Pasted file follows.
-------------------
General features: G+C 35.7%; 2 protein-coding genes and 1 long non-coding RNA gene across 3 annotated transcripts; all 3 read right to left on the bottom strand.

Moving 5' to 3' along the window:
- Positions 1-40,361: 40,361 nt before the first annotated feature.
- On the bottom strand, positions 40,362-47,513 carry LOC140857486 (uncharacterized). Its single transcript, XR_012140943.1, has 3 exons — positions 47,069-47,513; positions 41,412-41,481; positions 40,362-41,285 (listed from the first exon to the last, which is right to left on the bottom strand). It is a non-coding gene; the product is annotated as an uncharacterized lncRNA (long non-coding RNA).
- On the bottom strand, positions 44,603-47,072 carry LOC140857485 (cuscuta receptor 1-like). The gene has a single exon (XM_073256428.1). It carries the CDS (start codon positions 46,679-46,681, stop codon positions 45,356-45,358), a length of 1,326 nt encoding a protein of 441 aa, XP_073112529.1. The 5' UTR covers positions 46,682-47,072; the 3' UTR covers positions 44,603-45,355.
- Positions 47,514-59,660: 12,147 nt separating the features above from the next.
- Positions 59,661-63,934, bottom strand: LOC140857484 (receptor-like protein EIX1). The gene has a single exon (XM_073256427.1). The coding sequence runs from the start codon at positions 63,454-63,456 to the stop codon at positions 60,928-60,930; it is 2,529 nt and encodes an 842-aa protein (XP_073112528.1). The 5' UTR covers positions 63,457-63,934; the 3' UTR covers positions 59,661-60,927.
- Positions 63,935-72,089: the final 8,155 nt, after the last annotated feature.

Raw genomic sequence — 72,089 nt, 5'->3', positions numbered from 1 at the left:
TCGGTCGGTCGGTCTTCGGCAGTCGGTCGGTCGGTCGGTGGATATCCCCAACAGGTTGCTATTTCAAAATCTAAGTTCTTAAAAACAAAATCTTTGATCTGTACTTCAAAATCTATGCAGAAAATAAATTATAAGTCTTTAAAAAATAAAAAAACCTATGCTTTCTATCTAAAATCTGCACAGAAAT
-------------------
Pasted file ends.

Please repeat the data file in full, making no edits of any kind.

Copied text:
General features: G+C 35.7%; 2 protein-coding genes and 1 long non-coding RNA gene across 3 annotated transcripts; all 3 read right to left on the bottom strand.

Moving 5' to 3' along the window:
- Positions 1-40,361: 40,361 nt before the first annotated feature.
- On the bottom strand, positions 40,362-47,513 carry LOC140857486 (uncharacterized). Its single transcript, XR_012140943.1, has 3 exons — positions 47,069-47,513; positions 41,412-41,481; positions 40,362-41,285 (listed from the first exon to the last, which is right to left on the bottom strand). It is a non-coding gene; the product is annotated as an uncharacterized lncRNA (long non-coding RNA).
- On the bottom strand, positions 44,603-47,072 carry LOC140857485 (cuscuta receptor 1-like). The gene has a single exon (XM_073256428.1). It carries the CDS (start codon positions 46,679-46,681, stop codon positions 45,356-45,358), a length of 1,326 nt encoding a protein of 441 aa, XP_073112529.1. The 5' UTR covers positions 46,682-47,072; the 3' UTR covers positions 44,603-45,355.
- Positions 47,514-59,660: 12,147 nt separating the features above from the next.
- Positions 59,661-63,934, bottom strand: LOC140857484 (receptor-like protein EIX1). The gene has a single exon (XM_073256427.1). The coding sequence runs from the start codon at positions 63,454-63,456 to the stop codon at positions 60,928-60,930; it is 2,529 nt and encodes an 842-aa protein (XP_073112528.1). The 5' UTR covers positions 63,457-63,934; the 3' UTR covers positions 59,661-60,927.
- Positions 63,935-72,089: the final 8,155 nt, after the last annotated feature.

Raw genomic sequence — 72,089 nt, 5'->3', positions numbered from 1 at the left:
TCGGTCGGTCGGTCTTCGGCAGTCGGTCGGTCGGTCGGTGGATATCCCCAACAGGTTGCTATTTCAAAATCTAAGTTCTTAAAAACAAAATCTTTGATCTGTACTTCAAAATCTATGCAGAAAATAAATTATAAGTCTTTAAAAAATAAAAAAACCTATGCTTTCTATCTAAAATCTGCACAGAAAT